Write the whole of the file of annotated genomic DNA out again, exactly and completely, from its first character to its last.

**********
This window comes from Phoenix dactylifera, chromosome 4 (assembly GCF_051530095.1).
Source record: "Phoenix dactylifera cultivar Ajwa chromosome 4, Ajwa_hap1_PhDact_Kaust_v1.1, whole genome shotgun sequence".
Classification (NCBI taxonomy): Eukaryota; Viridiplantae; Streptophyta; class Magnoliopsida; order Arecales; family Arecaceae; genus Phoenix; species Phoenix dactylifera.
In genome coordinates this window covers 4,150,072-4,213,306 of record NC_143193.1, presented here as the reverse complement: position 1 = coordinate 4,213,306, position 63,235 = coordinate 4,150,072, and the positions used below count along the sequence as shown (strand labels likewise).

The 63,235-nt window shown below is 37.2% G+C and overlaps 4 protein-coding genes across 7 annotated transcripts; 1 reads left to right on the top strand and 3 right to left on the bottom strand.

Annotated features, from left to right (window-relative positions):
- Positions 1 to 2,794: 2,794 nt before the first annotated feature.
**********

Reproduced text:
This window comes from Phoenix dactylifera, chromosome 4 (assembly GCF_051530095.1).
Source record: "Phoenix dactylifera cultivar Ajwa chromosome 4, Ajwa_hap1_PhDact_Kaust_v1.1, whole genome shotgun sequence".
Classification (NCBI taxonomy): Eukaryota; Viridiplantae; Streptophyta; class Magnoliopsida; order Arecales; family Arecaceae; genus Phoenix; species Phoenix dactylifera.
In genome coordinates this window covers 4,150,072-4,213,306 of record NC_143193.1, presented here as the reverse complement: position 1 = coordinate 4,213,306, position 63,235 = coordinate 4,150,072, and the positions used below count along the sequence as shown (strand labels likewise).

The 63,235-nt window shown below is 37.2% G+C and overlaps 4 protein-coding genes across 7 annotated transcripts; 1 reads left to right on the top strand and 3 right to left on the bottom strand.

Annotated features, from left to right (window-relative positions):
- Positions 1 to 2,794: 2,794 nt before the first annotated feature.